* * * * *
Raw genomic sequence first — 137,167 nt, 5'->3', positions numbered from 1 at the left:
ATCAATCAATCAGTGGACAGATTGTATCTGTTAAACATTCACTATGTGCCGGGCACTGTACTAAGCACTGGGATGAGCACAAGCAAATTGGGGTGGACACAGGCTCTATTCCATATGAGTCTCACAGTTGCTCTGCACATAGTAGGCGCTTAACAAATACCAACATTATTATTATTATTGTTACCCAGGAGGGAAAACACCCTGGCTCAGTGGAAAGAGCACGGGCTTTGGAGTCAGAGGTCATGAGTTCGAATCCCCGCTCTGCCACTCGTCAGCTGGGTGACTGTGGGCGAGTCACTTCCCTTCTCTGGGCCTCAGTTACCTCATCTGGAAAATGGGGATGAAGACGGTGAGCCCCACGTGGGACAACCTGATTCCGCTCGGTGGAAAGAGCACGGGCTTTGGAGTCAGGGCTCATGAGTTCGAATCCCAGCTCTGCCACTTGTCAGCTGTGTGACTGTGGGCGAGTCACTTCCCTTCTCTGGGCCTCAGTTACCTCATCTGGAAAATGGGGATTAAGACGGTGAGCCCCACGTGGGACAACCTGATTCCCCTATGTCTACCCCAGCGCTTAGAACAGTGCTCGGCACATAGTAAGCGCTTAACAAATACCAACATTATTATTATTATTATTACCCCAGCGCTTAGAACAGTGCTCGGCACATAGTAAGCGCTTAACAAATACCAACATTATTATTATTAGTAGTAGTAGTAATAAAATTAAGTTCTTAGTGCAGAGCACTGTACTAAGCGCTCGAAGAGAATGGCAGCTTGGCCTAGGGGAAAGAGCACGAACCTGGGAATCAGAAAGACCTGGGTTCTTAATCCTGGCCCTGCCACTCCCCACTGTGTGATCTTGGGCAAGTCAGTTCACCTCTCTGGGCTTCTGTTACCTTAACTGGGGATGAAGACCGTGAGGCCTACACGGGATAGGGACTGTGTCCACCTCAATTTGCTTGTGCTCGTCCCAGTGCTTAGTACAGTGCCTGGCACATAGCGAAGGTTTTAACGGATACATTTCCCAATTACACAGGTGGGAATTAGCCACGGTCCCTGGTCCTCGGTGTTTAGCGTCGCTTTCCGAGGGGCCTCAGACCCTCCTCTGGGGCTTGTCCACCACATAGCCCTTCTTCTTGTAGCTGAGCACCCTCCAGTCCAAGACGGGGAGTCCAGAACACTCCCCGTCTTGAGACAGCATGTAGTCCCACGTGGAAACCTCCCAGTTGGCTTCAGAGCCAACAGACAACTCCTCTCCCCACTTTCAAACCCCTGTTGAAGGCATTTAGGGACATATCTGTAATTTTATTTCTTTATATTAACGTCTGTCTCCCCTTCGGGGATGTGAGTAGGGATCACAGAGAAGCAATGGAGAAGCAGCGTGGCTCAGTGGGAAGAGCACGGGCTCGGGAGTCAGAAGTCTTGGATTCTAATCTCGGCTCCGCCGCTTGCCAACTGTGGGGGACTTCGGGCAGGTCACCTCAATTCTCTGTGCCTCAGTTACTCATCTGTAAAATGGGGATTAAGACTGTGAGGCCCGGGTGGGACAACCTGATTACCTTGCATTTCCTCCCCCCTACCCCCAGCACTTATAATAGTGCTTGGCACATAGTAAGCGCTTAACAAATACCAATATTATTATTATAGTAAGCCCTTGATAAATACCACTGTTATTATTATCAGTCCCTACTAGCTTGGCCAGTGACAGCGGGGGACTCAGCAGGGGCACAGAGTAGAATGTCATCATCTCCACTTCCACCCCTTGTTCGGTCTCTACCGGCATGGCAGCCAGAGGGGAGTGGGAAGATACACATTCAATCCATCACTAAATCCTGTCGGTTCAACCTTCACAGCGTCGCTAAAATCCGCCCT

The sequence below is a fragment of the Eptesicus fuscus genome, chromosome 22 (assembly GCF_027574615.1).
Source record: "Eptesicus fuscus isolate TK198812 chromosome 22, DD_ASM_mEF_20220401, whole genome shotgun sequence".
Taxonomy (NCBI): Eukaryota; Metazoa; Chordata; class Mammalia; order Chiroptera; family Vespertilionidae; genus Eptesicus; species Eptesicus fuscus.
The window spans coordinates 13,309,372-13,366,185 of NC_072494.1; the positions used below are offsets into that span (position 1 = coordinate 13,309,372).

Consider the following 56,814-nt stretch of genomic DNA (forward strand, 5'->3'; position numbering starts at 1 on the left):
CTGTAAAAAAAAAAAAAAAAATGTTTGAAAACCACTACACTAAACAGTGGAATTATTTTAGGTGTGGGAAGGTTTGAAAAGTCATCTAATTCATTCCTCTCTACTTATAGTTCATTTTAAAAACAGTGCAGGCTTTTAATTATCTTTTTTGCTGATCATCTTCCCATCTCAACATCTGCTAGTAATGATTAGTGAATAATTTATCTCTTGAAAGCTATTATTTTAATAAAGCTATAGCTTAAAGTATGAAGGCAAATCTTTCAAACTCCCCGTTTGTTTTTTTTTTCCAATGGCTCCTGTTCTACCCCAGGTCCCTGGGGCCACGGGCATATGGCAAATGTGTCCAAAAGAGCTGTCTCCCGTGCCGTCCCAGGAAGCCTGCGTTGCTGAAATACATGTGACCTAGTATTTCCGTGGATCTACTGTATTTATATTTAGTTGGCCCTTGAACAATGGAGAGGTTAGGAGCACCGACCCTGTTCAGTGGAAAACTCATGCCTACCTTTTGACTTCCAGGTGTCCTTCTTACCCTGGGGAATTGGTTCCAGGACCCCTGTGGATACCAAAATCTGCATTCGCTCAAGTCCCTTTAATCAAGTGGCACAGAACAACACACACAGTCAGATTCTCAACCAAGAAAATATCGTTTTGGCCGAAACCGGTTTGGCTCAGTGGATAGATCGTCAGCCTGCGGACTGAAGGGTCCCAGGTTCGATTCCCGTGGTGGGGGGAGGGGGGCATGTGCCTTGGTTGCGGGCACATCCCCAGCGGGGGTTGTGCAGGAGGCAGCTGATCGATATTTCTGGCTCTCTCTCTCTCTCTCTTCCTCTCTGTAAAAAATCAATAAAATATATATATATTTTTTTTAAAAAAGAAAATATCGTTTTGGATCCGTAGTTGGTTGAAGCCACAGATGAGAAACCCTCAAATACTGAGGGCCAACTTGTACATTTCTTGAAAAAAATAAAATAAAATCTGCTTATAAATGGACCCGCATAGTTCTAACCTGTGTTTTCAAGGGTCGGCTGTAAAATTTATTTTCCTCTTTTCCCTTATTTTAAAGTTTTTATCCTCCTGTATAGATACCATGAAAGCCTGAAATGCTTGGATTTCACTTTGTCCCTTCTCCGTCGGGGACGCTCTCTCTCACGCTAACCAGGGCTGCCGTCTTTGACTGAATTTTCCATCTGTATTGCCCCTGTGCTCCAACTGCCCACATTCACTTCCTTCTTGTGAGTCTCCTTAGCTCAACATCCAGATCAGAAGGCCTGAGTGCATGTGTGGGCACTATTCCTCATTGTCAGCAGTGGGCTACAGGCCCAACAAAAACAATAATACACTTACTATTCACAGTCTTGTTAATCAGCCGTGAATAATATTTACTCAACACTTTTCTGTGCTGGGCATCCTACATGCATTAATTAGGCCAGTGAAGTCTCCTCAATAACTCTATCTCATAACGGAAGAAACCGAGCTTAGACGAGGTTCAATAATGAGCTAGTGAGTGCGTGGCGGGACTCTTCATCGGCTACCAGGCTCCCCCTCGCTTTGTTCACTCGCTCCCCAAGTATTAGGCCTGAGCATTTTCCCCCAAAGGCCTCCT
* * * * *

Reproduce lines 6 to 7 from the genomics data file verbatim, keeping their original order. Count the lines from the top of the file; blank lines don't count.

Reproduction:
The window spans coordinates 13,309,372-13,366,185 of NC_072494.1; the positions used below are offsets into that span (position 1 = coordinate 13,309,372).

Consider the following 56,814-nt stretch of genomic DNA (forward strand, 5'->3'; position numbering starts at 1 on the left):